The DomPost editorial suggests that teachers, or more accurately the teacher unions are part of the problem not the solution regarding national standards.
The time has come for teacher unions to accept that national standards in reading, writing and mathematics are here to stay.
Parents clearly want plain-English reports about how their children are progressing in the three most important building blocks for a sound education, and the policy has been overwhelmingly endorsed at the last two elections.
It is therefore in teachers’ interests to work with the Ministry of Education to ensure a sound system of assessment and data collection. Sadly, the signs this week are that teacher unions and representatives will continue cutting off their noses to spite their faces.
Yes they will.
One of the strongest arguments teachers have advanced against the standards is that there is a lack of consistency in the way they are applied and insufficient moderation at a national level. It is therefore difficult to judge, on the raw data, how well one school, or even pupils within the same school but with different teachers, are performing compared to others.
That is a valid concern, and one that the ministry has always acknowledged would need to be addressed as national standards were bedded in. Its solution is an online tool designed to assist teachers to make more reliable and consistent assessments, thereby giving more confidence in the integrity of results. Known as the Progress and Consistency Tool, or PaCT, it is being trialled this year and will be compulsory from 2015.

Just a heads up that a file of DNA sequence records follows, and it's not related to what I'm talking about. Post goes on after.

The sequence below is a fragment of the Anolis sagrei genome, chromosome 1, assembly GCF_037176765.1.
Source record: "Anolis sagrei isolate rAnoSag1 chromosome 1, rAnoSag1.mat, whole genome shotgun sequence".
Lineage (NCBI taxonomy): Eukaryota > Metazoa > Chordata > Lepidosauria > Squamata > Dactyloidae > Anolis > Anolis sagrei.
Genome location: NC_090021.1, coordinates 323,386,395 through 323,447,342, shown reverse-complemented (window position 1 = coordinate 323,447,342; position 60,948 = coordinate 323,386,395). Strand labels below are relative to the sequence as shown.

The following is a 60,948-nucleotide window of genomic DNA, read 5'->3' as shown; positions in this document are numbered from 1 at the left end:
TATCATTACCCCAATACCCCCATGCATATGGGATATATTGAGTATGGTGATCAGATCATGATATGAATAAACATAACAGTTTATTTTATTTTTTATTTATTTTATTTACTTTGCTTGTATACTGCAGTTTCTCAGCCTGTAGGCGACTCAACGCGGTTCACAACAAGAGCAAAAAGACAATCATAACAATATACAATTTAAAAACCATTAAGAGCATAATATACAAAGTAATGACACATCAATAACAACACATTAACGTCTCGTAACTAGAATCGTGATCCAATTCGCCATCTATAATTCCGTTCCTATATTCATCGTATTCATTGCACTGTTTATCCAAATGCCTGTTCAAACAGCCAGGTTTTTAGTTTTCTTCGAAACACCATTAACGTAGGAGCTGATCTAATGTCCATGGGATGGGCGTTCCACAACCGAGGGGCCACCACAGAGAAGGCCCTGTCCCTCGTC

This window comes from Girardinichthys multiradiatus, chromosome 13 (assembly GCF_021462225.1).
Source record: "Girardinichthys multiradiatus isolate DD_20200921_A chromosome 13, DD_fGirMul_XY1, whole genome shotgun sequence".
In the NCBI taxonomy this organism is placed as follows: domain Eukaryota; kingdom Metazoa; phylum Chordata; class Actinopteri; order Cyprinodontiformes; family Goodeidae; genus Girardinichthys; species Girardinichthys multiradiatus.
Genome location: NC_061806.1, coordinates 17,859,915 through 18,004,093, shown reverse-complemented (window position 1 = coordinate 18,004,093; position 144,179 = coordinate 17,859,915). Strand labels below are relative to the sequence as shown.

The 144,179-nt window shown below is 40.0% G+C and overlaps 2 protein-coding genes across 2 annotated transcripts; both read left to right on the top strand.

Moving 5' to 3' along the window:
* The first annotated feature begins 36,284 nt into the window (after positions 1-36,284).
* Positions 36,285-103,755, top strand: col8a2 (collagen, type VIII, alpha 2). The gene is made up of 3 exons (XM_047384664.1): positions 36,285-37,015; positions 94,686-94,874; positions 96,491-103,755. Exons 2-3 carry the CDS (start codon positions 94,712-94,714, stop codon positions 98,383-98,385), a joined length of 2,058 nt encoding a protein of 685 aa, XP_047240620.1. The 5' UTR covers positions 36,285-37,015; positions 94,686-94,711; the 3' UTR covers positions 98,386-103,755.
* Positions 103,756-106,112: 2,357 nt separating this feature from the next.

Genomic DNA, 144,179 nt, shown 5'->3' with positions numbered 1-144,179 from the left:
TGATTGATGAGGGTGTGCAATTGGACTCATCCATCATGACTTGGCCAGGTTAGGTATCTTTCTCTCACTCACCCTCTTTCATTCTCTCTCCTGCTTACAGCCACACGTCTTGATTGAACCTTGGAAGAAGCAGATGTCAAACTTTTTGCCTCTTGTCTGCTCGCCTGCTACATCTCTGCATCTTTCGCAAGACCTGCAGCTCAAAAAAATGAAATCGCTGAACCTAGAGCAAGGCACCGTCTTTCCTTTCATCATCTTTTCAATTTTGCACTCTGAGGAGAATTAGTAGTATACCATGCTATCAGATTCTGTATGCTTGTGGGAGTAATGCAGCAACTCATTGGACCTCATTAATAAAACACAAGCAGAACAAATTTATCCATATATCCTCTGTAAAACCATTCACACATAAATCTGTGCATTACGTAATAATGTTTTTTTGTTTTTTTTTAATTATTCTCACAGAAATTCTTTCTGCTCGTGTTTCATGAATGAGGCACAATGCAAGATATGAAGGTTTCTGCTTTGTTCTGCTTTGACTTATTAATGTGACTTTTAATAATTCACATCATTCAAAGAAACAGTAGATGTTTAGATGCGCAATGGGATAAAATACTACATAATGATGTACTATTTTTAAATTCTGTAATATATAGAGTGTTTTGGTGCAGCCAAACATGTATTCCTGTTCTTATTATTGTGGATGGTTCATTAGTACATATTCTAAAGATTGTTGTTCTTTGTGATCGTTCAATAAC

Given the fears teachers hold about the inconsistency of national standards results and the lack of moderation, the public could be forgiven for thinking they would fully support the introduction of the tool. Instead, the primary teachers union NZEI, the Principals’ Federation, the Association of Intermediate and Middle Schools and the Catholic Principals’ Association have called on school boards and teachers to boycott PaCT. They say because the system requires them to judge national standards by working through tick boxes of achievements to generate a result, it will undermine their professionalism and reduce quality teaching.
The claims are ridiculous. Ensuring consistent assessment in reading, writing and mathematics across schools will have no impact on how individual teachers seek to inspire, guide and educate their charges. All it will mean is that when an 8-year-old boy at a decile 1 Auckland school and an 8-year-old girl at a decile 10 Wellington school are assessed as being above the standard for reading, there is a much greater degree of confidence that the results are accurate.
The unions are against anything and everything, yet they propose nothing as an alternative, simply repeating the tired ld mantra that we have the world’s best schools despite them failing 20% of students.
There can be no argument that parents have a right to jargon-free information about how well their children are doing in the three skills they will most need to get ahead in life. They also have a right to see how their school is doing compared to others locally and nationally. National standards are the best way to accord them those rights.
If teachers fear the information being released is inaccurate, then the answer is to work with the Government to make sure the system in place is as robust, reliable and fair as possible
They won’t, and they will devote vast amounts of time, energy and money into supporting the Labour party at the next election so they can get their way.